Imagine the new owner of a home bumping into the old owner in the local shop…

        Old Owner) Hi, hope you are happy in the home

        New Owner) Yes, we love it, thank you so much.

        Old Owner) Hey it’s ok.. but I am sorry you paid the extra £10k, I would have accepted the lower offer, but the agent said, they knew they could get more, we felt awful but it did pay for our new caravan, so thank you.

        New Owner) Oh… really, wtf… can I have the £10k back, or your caravan.. no actually scrap that… the agent should have told me this when acting in your best interest…

        Find me on “www.suetheagentforactinginthevendorsbestinterest.con”

         

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    2. Malcolm Egerton

      Are you joking? I’ve never met an estate agent who didn’t brag about his or her ‘bag of tricks’?

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  2. Rob Hailstone

    That perception should be on its way out with referral fee transparency now existing and education and regulation on the horizon.

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    1. BryanMansell

      That is if agents actually deliver the transparency they are being asked to do! Little evidence of it currently

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  3. Property Poke In The Eye

    Says the man who has a personality like a wet mop.

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    1. AgencyInsider

      Wrong. A wet mop has a personality.

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  4. Rob Hailstone

    A more fitting analogy would surely have been:
    Prime minister Boris Johnson acted like a “politician conducting an illicit affair” and lied to the Queen.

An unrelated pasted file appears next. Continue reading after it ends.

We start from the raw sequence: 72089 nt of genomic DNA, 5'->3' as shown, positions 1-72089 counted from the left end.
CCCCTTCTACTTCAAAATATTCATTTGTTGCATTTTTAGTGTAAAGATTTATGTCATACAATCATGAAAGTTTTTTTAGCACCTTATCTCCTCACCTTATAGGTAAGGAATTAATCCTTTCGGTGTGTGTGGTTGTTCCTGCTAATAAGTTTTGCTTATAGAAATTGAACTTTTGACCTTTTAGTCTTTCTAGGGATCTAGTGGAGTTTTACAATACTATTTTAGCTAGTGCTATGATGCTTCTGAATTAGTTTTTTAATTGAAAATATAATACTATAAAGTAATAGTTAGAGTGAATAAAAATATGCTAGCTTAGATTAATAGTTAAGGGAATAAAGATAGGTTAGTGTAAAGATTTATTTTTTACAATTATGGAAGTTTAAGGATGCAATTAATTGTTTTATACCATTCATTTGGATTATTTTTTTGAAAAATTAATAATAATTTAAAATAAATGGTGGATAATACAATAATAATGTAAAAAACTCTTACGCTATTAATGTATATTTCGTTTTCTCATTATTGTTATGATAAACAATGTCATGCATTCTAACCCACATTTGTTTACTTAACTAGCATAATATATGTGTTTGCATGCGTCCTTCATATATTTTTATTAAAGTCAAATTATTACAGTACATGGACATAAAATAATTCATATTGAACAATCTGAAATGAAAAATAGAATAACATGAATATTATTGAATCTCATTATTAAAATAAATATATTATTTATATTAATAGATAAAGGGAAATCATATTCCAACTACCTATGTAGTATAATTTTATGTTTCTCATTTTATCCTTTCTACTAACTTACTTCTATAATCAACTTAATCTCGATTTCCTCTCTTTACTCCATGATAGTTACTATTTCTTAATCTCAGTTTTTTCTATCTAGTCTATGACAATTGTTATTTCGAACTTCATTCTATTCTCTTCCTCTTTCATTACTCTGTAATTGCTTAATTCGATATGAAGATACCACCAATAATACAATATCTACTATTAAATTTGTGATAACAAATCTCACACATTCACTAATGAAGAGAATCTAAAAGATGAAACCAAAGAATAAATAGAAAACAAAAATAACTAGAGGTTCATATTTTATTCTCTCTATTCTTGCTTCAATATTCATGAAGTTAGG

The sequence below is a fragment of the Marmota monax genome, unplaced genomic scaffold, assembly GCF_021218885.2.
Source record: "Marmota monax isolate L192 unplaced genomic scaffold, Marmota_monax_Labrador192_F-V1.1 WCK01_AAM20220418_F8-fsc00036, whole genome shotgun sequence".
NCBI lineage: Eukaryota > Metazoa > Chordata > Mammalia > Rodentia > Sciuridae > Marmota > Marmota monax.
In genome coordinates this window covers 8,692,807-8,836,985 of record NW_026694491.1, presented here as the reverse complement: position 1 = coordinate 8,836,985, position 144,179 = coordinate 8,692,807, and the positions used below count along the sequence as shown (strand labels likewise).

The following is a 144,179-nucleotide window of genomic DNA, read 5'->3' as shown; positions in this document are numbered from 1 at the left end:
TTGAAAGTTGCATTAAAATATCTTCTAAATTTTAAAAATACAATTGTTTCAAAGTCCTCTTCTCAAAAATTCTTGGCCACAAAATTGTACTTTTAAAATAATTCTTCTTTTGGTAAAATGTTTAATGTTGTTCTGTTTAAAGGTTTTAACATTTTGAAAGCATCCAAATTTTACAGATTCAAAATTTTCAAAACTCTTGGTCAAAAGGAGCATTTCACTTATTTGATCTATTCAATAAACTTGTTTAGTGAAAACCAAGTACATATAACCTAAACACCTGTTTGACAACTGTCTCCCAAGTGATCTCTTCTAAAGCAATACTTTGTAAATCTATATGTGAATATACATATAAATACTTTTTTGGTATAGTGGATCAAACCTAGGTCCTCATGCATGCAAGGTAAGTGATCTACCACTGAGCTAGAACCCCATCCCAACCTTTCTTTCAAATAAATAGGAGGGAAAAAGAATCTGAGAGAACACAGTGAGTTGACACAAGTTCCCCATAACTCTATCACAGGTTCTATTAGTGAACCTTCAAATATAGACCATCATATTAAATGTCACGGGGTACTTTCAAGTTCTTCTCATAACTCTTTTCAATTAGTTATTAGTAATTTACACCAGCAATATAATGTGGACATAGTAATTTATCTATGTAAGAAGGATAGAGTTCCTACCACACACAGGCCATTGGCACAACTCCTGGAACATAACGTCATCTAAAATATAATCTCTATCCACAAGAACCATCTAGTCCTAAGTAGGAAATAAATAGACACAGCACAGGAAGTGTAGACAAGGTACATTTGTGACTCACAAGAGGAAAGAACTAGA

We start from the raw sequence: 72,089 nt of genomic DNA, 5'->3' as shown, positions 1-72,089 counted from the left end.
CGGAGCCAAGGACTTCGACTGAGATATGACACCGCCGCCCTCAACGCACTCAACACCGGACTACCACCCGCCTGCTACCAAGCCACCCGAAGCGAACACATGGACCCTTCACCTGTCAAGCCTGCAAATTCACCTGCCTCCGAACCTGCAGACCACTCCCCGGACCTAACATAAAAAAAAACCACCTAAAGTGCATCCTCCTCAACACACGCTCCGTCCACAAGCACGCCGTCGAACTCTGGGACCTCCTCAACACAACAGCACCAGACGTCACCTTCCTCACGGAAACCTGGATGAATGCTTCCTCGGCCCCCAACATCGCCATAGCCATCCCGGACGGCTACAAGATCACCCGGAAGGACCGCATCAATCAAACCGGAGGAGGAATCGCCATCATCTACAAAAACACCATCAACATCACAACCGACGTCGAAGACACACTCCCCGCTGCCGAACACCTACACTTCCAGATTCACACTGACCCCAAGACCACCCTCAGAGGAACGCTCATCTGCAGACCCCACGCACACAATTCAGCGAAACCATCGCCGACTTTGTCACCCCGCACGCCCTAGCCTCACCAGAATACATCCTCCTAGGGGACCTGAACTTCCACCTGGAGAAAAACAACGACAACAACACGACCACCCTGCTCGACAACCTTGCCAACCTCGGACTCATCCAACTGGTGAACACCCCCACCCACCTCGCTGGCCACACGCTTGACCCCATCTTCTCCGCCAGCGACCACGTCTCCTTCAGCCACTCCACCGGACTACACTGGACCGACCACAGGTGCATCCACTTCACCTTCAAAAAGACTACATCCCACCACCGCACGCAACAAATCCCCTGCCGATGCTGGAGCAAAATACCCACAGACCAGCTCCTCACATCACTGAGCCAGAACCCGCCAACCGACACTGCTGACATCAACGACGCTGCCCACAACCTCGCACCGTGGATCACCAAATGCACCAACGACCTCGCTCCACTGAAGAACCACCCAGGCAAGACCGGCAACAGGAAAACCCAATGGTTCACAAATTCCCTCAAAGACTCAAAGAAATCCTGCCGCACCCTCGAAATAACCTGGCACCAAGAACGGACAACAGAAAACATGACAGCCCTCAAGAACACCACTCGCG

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  5. AgencyInsider

    To liken Boris Johnson to a dishonest estate agent is an insult to dishonest estate agents.

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    1. Typhoon

      I hope our illustrious (or is that useless) NAEA makes strong representation to Major that his comments are insulting and wholly inappropriate. And how honest was he  re Edwina!!!

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  6. Ostrich17

    Whereas you could argue that Major is being a hypocrite …. from fullfact

     

    “Major’s prorogation in 1997 had the effect of delaying a report into Conservative MPs taking bribes until after the 1997 election, whether or not that was his intention.”

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  7. scruffy

    John Major has made an unfortunate analogy, without doubt. But hardly surprising for an industry where corporate players (in particular) have failed to grasp the concept of acting in the clients best interest at all times.

    Cross selling other products and targeting their staff to do so has done more to drive good people to leave the industry than anything else and undermines other efforts to improve our reputation.

    But dishonesty can exist in any profession and estate agency remains a soft target. We now have a modest degree of transparency regarding referral fees, but who’s actively policing this?

    A reference to the obligations under the Consumer Protection Regulations might have had more resonance following absurd promises before and since the referendum ! Obviously not applicable to politicians who are allowed to make false claims and promises.

     

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  8. Property Pundit

    Bring back Spitting Image is all I can add. ‘How are the peas, John?